Clinical Pharmacokinetics

, Volume 44, Issue 10, pp 1067–1081 | Cite as

Pharmacokinetic Drug Interactions of Gefitinib with Rifampicin, Itraconazole and Metoprolol

  • Helen C. Swaisland
  • Malcolm Ranson
  • Robert P. Smith
  • Joanna Leadbetter
  • Alison Laight
  • David McKillop
  • Martin J. Wild
Original Research Article


Background and objectives: Gefitinib (IRESSA®, ZD1839), an epidermal growth factor receptor tyrosine kinase inhibitor, has been approved in several countries for the treatment of advanced non-small-cell lung cancer. Preclinical studies were conducted to determine the cytochrome P450 (CYP) isoenzymes involved in the metabolism of gefitinib and to evaluate the potential of gefitinib to cause drug interactions through inhibition of CYP isoenzymes. Based on these findings, three clinical studies were carried out to investigate pharmacokinetic drug interactions in vivo with gefitinib.

Methods: In preclinical studies radiolabelled gefitinib was incubated with: (i) hepatic microsomal protein in the presence of selective CYP inhibitors; and (ii) expressed CYP enzymes. Human hepatic microsomal protein was incubated with selective CYP substrates in the presence of gefitinib. Clinical studies were all phase I, open-label, single-centre studies; two had a randomised, two-way crossover design and the third was nonrandomised. The first and second studies investigated the pharmacokinetics of gefitinib in the presence of a potent CYP3A4 inducer (rifampicin [rifampin]) or inhibitor (itraconazole) in healthy male volunteers. The third study investigated the effects that gefitinib had on the pharmacokinetics of metoprolol, a CYP2D6 substrate, in patients with solid tumours.

Results: The results of preclinical studies demonstrated that CYP3A4 is involved in the metabolism of gefitinib and that gefitinib is a weak inhibitor of CYP2D6 activity. In clinical studies when gefitinib was administered in the presence of rifampicin, geometric mean (gmean) maximum concentration and area under the plasma concentration-time curve (AUC) were reduced by 65% and 83%, respectively; these changes were statistically significant. When gefitinib was administered in the presence of itraconazole, gmean AUC increased by 78% and 61% at gefitinib doses of 250 and 500mg, respectively; these changes also being statistically significant. Coadministration of metoprolol with gefitinib resulted in a 35% increase in the metoprolol area under plasma concentration-time curve from time zero to the time of the last quantifiable concentration; this change was not statistically significant. There was no apparent change in the safety profile of gefitinib as a result of coadministration with other agents.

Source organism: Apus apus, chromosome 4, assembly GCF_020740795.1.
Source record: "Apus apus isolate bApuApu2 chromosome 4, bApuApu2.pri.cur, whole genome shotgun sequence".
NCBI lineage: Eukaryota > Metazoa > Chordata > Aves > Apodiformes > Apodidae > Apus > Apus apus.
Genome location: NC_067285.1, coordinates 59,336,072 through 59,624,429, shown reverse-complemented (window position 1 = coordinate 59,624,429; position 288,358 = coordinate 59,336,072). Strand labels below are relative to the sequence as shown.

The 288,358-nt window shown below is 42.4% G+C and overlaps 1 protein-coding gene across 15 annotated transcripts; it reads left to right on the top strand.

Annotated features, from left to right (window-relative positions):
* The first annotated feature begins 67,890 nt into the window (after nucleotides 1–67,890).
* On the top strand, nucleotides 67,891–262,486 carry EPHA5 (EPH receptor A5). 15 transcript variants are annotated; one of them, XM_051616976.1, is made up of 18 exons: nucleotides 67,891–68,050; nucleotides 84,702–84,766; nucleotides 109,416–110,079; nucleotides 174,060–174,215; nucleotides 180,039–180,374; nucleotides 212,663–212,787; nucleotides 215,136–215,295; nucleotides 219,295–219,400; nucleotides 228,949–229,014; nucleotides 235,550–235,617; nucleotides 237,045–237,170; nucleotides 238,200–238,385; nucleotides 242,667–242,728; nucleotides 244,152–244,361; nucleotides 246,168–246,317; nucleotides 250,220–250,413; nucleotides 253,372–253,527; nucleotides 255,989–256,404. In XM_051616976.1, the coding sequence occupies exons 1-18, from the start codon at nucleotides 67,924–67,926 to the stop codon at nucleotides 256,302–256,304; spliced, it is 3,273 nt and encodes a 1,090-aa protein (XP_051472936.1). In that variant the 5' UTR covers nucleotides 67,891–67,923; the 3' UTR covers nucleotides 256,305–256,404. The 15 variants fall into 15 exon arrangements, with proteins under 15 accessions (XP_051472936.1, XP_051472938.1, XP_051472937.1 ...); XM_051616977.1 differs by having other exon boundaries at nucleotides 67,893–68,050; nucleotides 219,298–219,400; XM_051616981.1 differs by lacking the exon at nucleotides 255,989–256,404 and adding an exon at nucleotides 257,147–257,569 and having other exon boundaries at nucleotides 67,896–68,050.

Conclusions: Although CYP3A4 inducers may reduce exposure to gefitinib, further work is required to define any resultant effect on the efficacy of gefitinib. Exposure to gefitinib is increased by coadministration with CYP3A4 inhibitors, but since gefitinib is known to have a good tolerability profile, a dosage reduction is not recommended. Gefitinib is unlikely to exert a clinically relevant effect on the pharmacokinetics of drugs that are dependent on CYP2D6-mediated metabolism for their clearance, but the potential to increase plasma concentrations should be considered if gefitinib is coadministered with CYP2D6 substrates that have a narrow therapeutic index or are individually dose titrated.


Rifampicin Metoprolol Gefitinib Itraconazole Human Liver Microsome 
These keywords were added by machine and not by the authors. This process is experimental and the keywords may be updated as the learning algorithm improves.



The authors would like to acknowledge the analytical and technical support provided by Analytico Medinet, The Netherlands; Pharma Bio-Research, The Netherlands; and BAS Analytics, UK, as well as in-house support from the Drug Metabolism and Pharmacokinetics Department of AstraZeneca, for analysis of the plasma samples. We thank the research staff at the investigator sites and within the Experimental Medicines Department of AstraZeneca for their participation in the conduct of the studies.

Funding for this study was provided by AstraZeneca. The authors have no conflicts of interest that are directly relevant to the content of this study.


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Copyright information

© Adis Data Information BV 2005

Authors and Affiliations

  • Helen C. Swaisland
    • 1
  • Malcolm Ranson
    • 2
  • Robert P. Smith
    • 1
  • Joanna Leadbetter
    • 1
  • Alison Laight
    • 1
  • David McKillop
    • 1
  • Martin J. Wild
    • 1
  1. 1.AstraZeneca PharmaceuticalsMacclesfieldUK
  2. 2.Department of Medical Oncology, Cancer Research CampaignChristie Hospital NHS TrustManchesterUK

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